As a developing country, South Africa currently faces some of the highest levels of unemployment and inequality which hold us back from achieving what we are capable of as a nation. Until these challenges are deliberately addressed, we will continue to face low levels of GDP growth and lower average standards of living for the general citizen.
Our unemployment rate is currently estimated to be sitting at 29.1% and projected to increase to 35.3% by December 2020 (IMF) due to the impact of COVID-19. Of greater concern though is the youth unemployment rate, which is estimated to be 53.1%.
The unemployment problem in our country is exacerbated by the low levels of education in our country and the lack of jobs in the corporate sector, as well as low levels of entrepreneurship. This has been a personal concern for me as it is clear that there is a lot of youth that are looking for jobs which are not there, and yet, we keep encouraging them to go to school to find jobs and wonder why we have educated graduates who do not have jobs.
This is why I believe entrepreneurship is the key to solving some of these problems. With so many problems that we face as a country, these are actually opportunities for some people to come up with novel ways of solving them whilst getting paid to do so. It is therefore very important for all of us to encourage our youths to learn about starting their own business as soon as possible instead of hoping to be employed.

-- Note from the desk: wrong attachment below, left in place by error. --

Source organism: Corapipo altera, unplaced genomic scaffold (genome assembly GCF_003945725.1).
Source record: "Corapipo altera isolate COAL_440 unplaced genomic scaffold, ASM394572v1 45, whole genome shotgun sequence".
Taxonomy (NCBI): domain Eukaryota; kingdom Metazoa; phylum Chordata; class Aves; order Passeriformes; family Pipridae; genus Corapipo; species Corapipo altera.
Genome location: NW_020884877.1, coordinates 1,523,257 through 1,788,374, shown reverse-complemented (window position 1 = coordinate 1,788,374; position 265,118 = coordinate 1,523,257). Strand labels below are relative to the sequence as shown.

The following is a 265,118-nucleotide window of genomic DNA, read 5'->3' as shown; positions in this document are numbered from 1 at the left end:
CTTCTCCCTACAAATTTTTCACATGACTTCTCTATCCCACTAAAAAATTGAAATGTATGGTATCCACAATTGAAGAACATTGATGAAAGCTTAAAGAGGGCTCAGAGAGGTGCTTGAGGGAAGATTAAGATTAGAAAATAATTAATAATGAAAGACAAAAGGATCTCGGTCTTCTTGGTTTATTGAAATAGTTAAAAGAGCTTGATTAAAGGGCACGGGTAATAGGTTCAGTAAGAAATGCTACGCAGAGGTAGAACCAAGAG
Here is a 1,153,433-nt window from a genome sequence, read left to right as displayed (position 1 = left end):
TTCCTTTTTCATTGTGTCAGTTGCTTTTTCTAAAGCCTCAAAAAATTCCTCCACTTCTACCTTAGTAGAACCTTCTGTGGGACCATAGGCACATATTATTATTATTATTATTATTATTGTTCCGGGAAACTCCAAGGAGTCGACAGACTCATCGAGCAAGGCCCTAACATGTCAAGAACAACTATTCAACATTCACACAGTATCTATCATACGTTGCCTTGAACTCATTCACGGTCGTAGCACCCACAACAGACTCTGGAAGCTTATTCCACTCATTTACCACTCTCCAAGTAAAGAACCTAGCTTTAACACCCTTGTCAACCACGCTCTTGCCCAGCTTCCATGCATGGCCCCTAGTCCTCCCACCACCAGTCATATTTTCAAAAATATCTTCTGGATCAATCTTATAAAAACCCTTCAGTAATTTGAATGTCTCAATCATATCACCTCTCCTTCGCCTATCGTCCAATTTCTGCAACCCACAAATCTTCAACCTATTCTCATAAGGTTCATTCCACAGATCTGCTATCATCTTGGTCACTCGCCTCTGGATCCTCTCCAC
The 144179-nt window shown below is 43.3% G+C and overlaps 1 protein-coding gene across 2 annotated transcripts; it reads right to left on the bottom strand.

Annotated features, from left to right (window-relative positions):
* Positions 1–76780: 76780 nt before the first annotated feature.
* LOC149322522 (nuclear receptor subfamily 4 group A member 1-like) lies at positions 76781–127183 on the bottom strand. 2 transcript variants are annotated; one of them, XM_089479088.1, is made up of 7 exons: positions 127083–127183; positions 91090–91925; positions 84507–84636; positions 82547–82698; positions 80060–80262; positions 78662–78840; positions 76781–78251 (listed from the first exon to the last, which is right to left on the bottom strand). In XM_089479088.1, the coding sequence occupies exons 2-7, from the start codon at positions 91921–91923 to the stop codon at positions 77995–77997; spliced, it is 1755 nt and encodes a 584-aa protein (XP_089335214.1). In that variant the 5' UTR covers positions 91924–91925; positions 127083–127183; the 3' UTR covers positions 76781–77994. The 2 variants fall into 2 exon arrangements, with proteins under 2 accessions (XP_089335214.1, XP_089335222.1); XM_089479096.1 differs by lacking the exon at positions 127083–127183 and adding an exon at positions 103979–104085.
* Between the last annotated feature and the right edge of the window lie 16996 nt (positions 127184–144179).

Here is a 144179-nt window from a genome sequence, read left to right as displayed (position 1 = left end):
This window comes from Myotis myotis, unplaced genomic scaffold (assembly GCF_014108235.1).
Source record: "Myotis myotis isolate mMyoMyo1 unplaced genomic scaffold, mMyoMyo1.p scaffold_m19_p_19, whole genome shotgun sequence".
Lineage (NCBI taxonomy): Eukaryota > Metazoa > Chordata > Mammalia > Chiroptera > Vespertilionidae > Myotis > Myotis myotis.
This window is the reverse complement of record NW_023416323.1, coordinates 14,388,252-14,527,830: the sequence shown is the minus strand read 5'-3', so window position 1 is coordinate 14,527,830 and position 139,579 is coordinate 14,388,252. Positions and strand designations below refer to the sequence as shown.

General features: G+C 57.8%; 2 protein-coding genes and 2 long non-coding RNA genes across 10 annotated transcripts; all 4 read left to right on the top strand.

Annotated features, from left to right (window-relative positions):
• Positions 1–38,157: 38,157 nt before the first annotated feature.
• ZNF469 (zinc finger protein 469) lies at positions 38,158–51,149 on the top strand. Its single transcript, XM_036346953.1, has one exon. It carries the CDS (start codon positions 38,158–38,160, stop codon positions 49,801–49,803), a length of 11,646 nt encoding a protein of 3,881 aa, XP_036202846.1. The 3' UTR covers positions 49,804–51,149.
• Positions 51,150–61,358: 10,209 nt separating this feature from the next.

I have made it a personal and professional mission of mine to help as many youth pursue the right subjects and skills in school that are aligned to becoming a great entrepreneur such as problem-solving and critical thinking, encouraging them to study subjects like computer science which will be in demand in future as well as providing early-stage start-ups with the knowledge and skills that they need to grow their businesses and succeed.
I believe that this is our best chance of growing the entrepreneurship landscape in southern Africa, which will eventually lead to the creation of more jobs and hopefully have a positive impact on reducing our unemployment and inequality levels whilst growing the economy.
He holds a Bachelor of Commerce in Business information systems from UKZN, B com Honours in business informatics from Unisa. At Deloitte, Ndumiso leads the Digital Venturing initiative which is designed to help Deloitte respond to disruption and innovation more effectively through partnerships with technology-led startups. He previously worked for organizations such as Accenture, Hollard Insurance, Absa, FNB, and more. Check Ndumiso’s latest work profile on work and you can follow or connect with him on Linkedin.